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Perhaps I am being dim, but what would a recipe book template do for you?

I have designed cookbooks in my checkered past, and they were neither so complicated nor so similar that a template would seem to be useful.

But maybe I am missing the point here.

   
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Old 12-12-2008, 12:34 PM   #5
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kt: Perhaps I am being dim, but what would a recipe book template do for you?
For the typographicallly impaired??? '-}}

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Old 12-12-2008, 01:03 PM   #6
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For the typographicallly impaired??? '-}}
Well, maybe. But Mike isn’t impaired in that way, or at least I don’t think so.

The main tricky detail is the fractions, and they are important. Maybe these services are converting hand-typed fractions (i.e., 1/2, 1/4, etc.) into built typographic fractions? Maybe the templates help people who are not familiar with recipes lay out the list and instructions in one of the common formats?

Other issues concern whether to abbreviate quantities (and which abbreviation to use), how to organize lists of ingredients, how to provide the instructions, and so on. Hard to see how these issues could be dealt with in a template.

Just scratching my noggin to figure out what service(s) is/are provided.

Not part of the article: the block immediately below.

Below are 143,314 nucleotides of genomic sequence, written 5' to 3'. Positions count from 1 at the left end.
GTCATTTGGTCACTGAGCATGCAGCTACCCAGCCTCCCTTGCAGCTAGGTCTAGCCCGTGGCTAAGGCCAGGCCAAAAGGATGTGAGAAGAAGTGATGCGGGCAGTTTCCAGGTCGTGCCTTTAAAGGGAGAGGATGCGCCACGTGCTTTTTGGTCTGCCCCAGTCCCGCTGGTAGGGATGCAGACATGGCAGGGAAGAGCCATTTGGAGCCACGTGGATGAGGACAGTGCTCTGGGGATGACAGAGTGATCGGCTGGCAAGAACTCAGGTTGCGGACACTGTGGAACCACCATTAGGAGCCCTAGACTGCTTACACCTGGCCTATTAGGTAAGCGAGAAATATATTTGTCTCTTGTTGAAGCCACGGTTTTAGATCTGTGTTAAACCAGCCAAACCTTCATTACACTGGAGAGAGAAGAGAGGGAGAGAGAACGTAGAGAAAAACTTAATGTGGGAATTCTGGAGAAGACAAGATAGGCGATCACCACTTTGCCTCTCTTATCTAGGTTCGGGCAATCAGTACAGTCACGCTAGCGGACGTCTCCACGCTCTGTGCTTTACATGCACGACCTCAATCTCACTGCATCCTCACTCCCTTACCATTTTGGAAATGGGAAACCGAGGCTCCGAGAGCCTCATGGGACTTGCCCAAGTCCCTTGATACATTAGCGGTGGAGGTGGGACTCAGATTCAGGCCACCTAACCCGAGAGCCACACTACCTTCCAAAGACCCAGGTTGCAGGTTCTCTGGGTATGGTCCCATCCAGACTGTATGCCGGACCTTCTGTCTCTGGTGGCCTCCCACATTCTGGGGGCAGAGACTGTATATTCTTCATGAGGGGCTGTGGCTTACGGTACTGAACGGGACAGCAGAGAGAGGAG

By the way — Recipes Into Type: A handbook for cookbook writers and editors is a good resource for anyone trying to typeset recipes. There are

   
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Old 12-12-2008, 02:54 PM   #7
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kt: Well, maybe. But Mike isn’t impaired in that way, or at least I don’t think so.
No...not at all...'-}}

Given that I can't imagine that I'd ever want to do this, what I thought was interesting was that anyone even thought of creating templates for something like this and more importantly, was the info on the final product--if Blurb does a good job on something like a cookbook, then they probably would do a good job on some other kind of book...

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Old 12-12-2008, 03:19 PM   #8
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KT:

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The main tricky detail is the fractions, and they are important
Fractions aren't usual if the quantities being given are in grams and millilitres; Welsh countrywomen are acquainted with such things!

   
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Old 12-12-2008, 11:57 PM   #9
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KT:

Fractions aren't usual if the quantities being given are in grams and millilitres
Most recipes written for cooks in countries using the metric system still use fractions of cups and teaspoons, often with the ml equivalent in brackets. Cooks know the appearance of the half cup measure and don't want to be forever turning it upside down to see if it's 250ml or not.

   
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Old 12-13-2008, 06:47 AM   #10
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Ann:

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Most recipes written for cooks in countries using the metric system still use fractions of cups and teaspoons
You surprise me: I've never heard of anyone giving quantities of ingredients in cupfuls, apart from the USA (and possibly Canada, but I've never seen a Canadian cookery book).